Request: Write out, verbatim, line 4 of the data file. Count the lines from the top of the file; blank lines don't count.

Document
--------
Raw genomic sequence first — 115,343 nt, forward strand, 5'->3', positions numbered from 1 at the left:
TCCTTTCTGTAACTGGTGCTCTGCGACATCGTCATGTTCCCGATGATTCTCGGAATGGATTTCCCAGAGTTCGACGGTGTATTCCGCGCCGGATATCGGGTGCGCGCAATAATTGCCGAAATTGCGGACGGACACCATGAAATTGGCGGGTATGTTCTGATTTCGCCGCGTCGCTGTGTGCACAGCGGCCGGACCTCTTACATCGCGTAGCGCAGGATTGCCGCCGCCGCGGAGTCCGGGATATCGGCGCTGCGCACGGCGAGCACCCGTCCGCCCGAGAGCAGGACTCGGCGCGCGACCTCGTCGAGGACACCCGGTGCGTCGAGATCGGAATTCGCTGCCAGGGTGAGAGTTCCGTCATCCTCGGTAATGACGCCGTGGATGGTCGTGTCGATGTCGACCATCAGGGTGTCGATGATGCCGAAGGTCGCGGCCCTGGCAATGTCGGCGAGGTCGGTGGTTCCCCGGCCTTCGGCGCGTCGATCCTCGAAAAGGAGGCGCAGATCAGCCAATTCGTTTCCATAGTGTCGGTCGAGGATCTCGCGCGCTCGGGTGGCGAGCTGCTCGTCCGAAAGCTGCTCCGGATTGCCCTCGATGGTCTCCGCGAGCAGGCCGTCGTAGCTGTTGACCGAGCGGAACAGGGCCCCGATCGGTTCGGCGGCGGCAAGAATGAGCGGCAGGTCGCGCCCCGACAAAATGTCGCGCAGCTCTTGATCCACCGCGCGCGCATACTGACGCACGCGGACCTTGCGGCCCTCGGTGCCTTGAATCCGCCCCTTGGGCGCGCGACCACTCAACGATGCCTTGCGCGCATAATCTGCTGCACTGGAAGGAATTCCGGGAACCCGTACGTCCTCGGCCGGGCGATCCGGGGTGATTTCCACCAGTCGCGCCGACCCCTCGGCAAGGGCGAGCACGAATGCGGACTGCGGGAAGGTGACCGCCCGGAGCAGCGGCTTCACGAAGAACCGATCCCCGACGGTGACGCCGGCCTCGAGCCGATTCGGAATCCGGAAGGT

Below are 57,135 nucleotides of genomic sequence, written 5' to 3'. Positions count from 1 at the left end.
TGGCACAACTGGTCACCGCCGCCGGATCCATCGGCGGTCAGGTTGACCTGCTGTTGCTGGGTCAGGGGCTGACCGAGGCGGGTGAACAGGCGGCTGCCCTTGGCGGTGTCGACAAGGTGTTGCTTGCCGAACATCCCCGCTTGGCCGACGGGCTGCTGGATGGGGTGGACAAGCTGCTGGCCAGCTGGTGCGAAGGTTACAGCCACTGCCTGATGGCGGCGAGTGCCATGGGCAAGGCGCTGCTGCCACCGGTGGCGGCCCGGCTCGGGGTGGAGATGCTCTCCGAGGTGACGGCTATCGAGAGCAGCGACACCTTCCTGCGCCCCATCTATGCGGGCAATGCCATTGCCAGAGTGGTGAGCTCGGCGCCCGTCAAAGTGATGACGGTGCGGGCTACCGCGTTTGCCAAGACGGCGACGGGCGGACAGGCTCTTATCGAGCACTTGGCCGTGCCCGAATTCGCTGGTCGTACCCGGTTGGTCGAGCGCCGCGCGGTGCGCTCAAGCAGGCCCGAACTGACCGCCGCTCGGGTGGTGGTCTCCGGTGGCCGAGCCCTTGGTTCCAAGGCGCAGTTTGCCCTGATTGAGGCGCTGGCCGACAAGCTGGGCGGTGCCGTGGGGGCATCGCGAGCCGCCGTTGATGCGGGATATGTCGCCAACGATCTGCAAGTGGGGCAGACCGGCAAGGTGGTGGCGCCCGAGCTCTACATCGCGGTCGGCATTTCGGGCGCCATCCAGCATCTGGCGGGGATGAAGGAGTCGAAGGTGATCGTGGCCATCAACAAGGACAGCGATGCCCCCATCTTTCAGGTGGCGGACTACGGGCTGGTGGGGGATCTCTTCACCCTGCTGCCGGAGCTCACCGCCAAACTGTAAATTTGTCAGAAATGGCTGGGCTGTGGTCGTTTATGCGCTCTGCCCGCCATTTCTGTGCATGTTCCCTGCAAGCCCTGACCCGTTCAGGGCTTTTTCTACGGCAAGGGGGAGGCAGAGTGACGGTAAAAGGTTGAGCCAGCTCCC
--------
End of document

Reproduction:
TGGCACAACTGGTCACCGCCGCCGGATCCATCGGCGGTCAGGTTGACCTGCTGTTGCTGGGTCAGGGGCTGACCGAGGCGGGTGAACAGGCGGCTGCCCTTGGCGGTGTCGACAAGGTGTTGCTTGCCGAACATCCCCGCTTGGCCGACGGGCTGCTGGATGGGGTGGACAAGCTGCTGGCCAGCTGGTGCGAAGGTTACAGCCACTGCCTGATGGCGGCGAGTGCCATGGGCAAGGCGCTGCTGCCACCGGTGGCGGCCCGGCTCGGGGTGGAGATGCTCTCCGAGGTGACGGCTATCGAGAGCAGCGACACCTTCCTGCGCCCCATCTATGCGGGCAATGCCATTGCCAGAGTGGTGAGCTCGGCGCCCGTCAAAGTGATGACGGTGCGGGCTACCGCGTTTGCCAAGACGGCGACGGGCGGACAGGCTCTTATCGAGCACTTGGCCGTGCCCGAATTCGCTGGTCGTACCCGGTTGGTCGAGCGCCGCGCGGTGCGCTCAAGCAGGCCCGAACTGACCGCCGCTCGGGTGGTGGTCTCCGGTGGCCGAGCCCTTGGTTCCAAGGCGCAGTTTGCCCTGATTGAGGCGCTGGCCGACAAGCTGGGCGGTGCCGTGGGGGCATCGCGAGCCGCCGTTGATGCGGGATATGTCGCCAACGATCTGCAAGTGGGGCAGACCGGCAAGGTGGTGGCGCCCGAGCTCTACATCGCGGTCGGCATTTCGGGCGCCATCCAGCATCTGGCGGGGATGAAGGAGTCGAAGGTGATCGTGGCCATCAACAAGGACAGCGATGCCCCCATCTTTCAGGTGGCGGACTACGGGCTGGTGGGGGATCTCTTCACCCTGCTGCCGGAGCTCACCGCCAAACTGTAAATTTGTCAGAAATGGCTGGGCTGTGGTCGTTTATGCGCTCTGCCCGCCATTTCTGTGCATGTTCCCTGCAAGCCCTGACCCGTTCAGGGCTTTTTCTACGGCAAGGGGGAGGCAGAGTGACGGTAAAAGGTTGAGCCAGCTCCC